Creating extraordinary sushi requires great skill and passion. After watching Jiro Dreams of Sushi, a documentary about Jiro Ono, an 87-year-old sushi master, I’m almost embarrassed to share the following recipe. This recipe is far removed from the precise art of sushi-making, but the rumblings of my imagination wouldn’t let go of the idea of creating a sushi casserole. I searched online, sorted through my notes and newspaper clippings, and reread my sushi cookbooks to figure out what layers I wanted for the casserole. My experiment began and, after a fair amount of improvising, I ended up with a tasty casserole that yielded bite-sized squares of “sushi” that were served with roasted Nori. There are endless possibilities to a layered recipe such as this. And, yes, it is possible to stick a square peg into a round hole!
The ratio of vinegar solution added to sushi rice varies with the type of sushi being made. In this case, I’m using a vinegar solution used for making maki-sushi. Normally, the vinegar solution is added to the rice after the rice is cooked. The rice is usually fanned while cooling to give the grains a lustrous or shiny appearance. I cheated by adding the vinegar solution into the rice cooker at the beginning and didn’t fan the rice at all.
4 cups of uncooked sushi rice (rice must be short or medium grain only)
1/2 cup (8 tablespoons) of plain rice vinegar
5 tablespoons sugar
1 teaspoon salt
Water (approximately 4 cups plus 4 tablespoons)
1. Wash and drain rice.
2. Put the rice in the rice cooker.
3. Combine vinegar, sugar, and salt in a small bowl.
4. Add vinegar solution to rice in rice cooker.
5. Add water up to the specified cup level.
6. Start the rice cooker.
7. After the rice is cooked, let it cool to body temperature.
1 pound imitation crab
3/4 cup mayonnaise
1 cup sour cream
1. Chop the imitation crab or place it in a food processor and pulse. Small chunks are desired, not large chunks nor a smooth paste.
2. Combine mayonnaise and sour cream in a medium-sized bowl.
3. Add crab to mayo-sour cream mixture and stir until thoroughly combined.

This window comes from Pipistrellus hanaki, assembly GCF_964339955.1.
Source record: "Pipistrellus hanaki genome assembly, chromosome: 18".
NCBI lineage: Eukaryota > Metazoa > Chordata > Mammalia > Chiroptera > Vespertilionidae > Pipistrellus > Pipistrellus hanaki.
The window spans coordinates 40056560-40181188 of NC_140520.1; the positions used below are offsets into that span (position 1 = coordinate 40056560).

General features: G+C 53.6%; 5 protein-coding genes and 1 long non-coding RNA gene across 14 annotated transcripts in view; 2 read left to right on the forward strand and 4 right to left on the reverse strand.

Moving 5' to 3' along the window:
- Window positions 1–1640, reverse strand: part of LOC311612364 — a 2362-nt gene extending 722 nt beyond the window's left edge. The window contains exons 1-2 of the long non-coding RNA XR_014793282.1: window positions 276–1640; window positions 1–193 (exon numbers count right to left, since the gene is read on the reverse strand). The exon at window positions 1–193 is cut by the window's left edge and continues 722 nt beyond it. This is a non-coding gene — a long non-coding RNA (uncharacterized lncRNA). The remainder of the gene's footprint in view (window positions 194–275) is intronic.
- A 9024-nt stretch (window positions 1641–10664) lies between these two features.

1/2 cup mayonnaise
2 tablespoons Sriracha sauce
1. Blend both ingredients together.
2. Pour into a squeeze bottle with a small nozzle tip.
Smoked salmon slices
Aji Nori Furikake (a seasoned mix in a jar)
1. In a small bowl, mix 1 cup of water with 2-3 tablespoons of vinegar. Rub this solution on your hands and on any utensils you use to prevent the rice from sticking.
2. Take handfuls of rice and gently and evenly press it into the bottom of a 9-inch by 13-inch pan. This layer should be at least 1/2-inch thick, but no more than 3/4-inch thick. There may be leftover rice.
3. Spread the crab layer over the rice.
4. At this point I put a thin layer of smoked salmon slices over the crab mixture.
5. The next layer, I alternated between the shrimp tempura, avocado slices, and cucumber strips.
6. Finally, I sprinkled some Aji Nori Furikake over the top of the casserole and then drizzled the spicy sauce up and down the rows of toppings.
Nori/sheets of seaweed
1. Cut the casserole into small squares. You can either serve the sushi squares directly from the pan or you can plate them on a serving platter.
2. Accompany sushi casserole with squares of roasted Nori, wasabi, and pickled ginger.
1. Sushi should not be put in the refrigerator, because the rice will become hard. It’s most delicious when served just after making it.
2. I made my rice base too thick, so I recommend using enough rice to form a solid base, but not so much that each bite is all rice.
3. I used frozen shrimp tempura from Costco and baked it in the oven while the rice was cooling.
4. For easier cutting and serving, the shrimp tempura could be cut into bite-sized pieces and placed intermittently in rows across the casserole. Another consideration might be to place the shrimp tempura under the crab layer. The same goes for the cucumber sticks. The cucumber sticks could be diced and sprinkled over the casserole.
5. Instead of toasting sheets of Nori/seaweed and cutting them into squares, I cheated and opened several roasted-seasoned seaweed snack packs. See packages in photo along with Furikake and rice vinegar: